Then, let’s compare that to Kairi. In Kingdom Hearts, her heart is residing with Sora’s, which is… okay, I guess they’re together. Technically. But they never get to talk, or meet each other, or do anything. Kairi hugs Sora at the end and then they’re torn apart, again. Then let’s look at Chain of Memories—an entire game about Sora (literally) forgetting Kairi exists, while Kairi herself is nowhere. In Kingdom Hearts II, she’s kidnapped again. 358/2 Days? Not present. Dream Drop Distance? Not present. Because she’s dangled like a prize to rescue from kidnapping, we don’t actually get to meet her. When she is rescued, she and Sora barely have enough time to stammer out their feelings for each other before each game ends. Kairi has all the character depth and development of wet cardboard.
To prove the point further, look at Sora’s communications with each of his friends in Kingdom Hearts III. When Riku calls him on the phone, Sora cheers; he scrambles to grab the phone; he gets disappointed when he gets calls that aren’t from Riku. They get worried about each other and follow each other into dangerous missions. Kairi, meanwhile, spends the whole game standing in a forest, somewhere in a completely different dimension, supposedly “training.” She decides to write Sora letters, but she never sends them. She never actually has any correspondence with Sora, just the idealized version of him she has in her head. Sora, for his part, doesn’t seem to spare her a single thought. Which characters have the better relationship here, really?
I’m not saying Sora should have gotten together with Riku in Kingdom Hearts III (okay, I’m kind of saying that, because I would have believed it much more, and that would be a great twist). But Sora has more interaction with almost every other person in the games than he does with Kairi. Heck, Sora shows more affection towards Rapunzel in the Tangled world alone—at least he chases down some birds for her and they get some combo attacks as they run around. Winnie the Pooh forgetting about Sora is more emotionally moving than Kairi forgetting him. I know more about how Sora relates to Jiminy Cricket, of all people, than how he does to Kairi.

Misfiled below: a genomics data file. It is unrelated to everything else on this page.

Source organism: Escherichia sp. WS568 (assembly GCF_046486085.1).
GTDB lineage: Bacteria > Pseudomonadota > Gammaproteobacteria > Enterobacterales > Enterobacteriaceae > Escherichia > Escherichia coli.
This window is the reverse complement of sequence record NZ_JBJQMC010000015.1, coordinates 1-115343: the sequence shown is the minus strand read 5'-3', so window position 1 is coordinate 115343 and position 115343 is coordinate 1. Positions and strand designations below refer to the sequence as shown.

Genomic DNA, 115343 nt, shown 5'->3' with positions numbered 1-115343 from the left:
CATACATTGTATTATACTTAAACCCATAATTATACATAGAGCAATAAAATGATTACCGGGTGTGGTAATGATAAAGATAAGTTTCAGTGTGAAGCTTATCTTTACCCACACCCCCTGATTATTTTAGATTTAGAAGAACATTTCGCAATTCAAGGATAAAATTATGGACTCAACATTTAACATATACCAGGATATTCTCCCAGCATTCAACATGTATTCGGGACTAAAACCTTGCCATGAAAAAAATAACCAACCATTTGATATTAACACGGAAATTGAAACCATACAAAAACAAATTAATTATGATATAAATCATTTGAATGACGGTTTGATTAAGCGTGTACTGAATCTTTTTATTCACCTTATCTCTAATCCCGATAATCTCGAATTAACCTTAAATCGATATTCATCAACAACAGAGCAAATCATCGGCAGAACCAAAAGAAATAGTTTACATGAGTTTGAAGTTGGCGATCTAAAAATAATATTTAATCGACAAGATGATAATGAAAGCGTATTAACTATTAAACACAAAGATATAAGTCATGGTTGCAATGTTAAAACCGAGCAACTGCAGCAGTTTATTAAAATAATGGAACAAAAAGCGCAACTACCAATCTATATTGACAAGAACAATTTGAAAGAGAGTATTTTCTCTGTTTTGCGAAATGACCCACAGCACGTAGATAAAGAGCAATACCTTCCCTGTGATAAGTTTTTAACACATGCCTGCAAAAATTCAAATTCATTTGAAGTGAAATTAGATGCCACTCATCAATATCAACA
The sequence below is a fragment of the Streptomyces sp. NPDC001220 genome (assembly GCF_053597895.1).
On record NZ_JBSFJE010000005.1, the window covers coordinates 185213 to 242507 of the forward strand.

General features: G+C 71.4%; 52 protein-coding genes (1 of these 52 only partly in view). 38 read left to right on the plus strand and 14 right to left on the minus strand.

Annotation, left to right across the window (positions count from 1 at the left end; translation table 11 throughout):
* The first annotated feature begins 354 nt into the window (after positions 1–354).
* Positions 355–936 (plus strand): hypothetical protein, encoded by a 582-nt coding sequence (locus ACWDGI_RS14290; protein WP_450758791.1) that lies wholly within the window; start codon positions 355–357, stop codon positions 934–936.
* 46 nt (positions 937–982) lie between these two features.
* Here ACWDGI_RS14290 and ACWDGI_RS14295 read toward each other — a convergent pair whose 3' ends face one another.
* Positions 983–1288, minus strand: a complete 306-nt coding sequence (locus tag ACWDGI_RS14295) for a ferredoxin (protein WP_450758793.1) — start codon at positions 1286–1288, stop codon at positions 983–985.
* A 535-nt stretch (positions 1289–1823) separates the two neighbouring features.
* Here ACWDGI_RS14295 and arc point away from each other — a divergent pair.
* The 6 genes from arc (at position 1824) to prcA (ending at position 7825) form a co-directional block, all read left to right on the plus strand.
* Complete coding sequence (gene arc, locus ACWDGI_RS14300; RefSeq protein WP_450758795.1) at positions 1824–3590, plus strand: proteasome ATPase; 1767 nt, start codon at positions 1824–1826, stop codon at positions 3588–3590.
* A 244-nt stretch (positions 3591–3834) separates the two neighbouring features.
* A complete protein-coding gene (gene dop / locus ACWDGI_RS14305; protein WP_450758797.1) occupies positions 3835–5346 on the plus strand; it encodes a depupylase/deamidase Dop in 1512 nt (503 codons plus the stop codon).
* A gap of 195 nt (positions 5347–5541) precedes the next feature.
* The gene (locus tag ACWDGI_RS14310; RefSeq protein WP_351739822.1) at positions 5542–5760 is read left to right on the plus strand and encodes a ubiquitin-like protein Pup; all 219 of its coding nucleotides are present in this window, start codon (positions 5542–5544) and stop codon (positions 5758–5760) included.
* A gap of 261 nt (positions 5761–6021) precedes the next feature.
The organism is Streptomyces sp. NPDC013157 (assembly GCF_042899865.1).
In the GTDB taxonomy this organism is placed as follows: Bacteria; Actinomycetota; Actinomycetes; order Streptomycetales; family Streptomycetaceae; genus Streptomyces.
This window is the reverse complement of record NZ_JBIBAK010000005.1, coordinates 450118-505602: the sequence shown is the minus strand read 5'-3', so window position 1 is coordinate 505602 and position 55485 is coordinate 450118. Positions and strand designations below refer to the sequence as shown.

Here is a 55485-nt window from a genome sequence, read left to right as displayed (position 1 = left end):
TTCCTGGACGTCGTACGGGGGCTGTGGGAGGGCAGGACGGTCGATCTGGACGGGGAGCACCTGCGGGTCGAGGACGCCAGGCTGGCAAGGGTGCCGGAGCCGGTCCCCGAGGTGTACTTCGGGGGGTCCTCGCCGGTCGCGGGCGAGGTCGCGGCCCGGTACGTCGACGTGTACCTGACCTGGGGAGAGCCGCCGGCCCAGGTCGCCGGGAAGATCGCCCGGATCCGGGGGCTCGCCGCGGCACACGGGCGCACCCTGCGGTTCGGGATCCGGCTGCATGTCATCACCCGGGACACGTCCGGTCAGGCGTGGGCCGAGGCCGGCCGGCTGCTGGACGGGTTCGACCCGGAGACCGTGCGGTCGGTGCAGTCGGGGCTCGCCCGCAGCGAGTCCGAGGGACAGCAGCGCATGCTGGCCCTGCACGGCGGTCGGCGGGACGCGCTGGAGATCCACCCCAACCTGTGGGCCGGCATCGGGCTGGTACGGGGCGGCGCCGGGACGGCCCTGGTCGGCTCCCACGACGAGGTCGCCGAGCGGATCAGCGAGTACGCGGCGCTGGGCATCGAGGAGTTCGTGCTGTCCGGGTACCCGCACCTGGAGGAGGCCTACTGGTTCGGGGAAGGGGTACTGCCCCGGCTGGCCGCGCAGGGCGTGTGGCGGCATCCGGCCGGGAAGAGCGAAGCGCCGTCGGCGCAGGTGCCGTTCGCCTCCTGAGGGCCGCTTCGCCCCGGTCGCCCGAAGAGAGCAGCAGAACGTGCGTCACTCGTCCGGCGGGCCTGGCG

So, when Kairi gets kidnapped yet again at the end of Kingdom Hearts III… I just don’t care. Yes, it’s frustrating to see the girl in the trio be the weak one yet again, the one who’s completely helpless to do anything for herself despite all her “training.” (It’s 2019, we can do justice to female characters better than this!) But the issue here isn’t just that Kairi has all the personality and strength of a limp noodle, but how that damsel in distress trope hurts the story and, from there, the entire climax of the series. If Kairi is always kidnapped or always missing, she, by definition, can’t interact with Sora. If she can’t interact with Sora, they have no relationship. If they have no relationship, we have nothing to root for. There’s no payoff. There’s just the frustration of having to save someone I don’t care about. And, at the end of a series of games a dozen long, “I don’t care” is the worst possible feeling to inspire.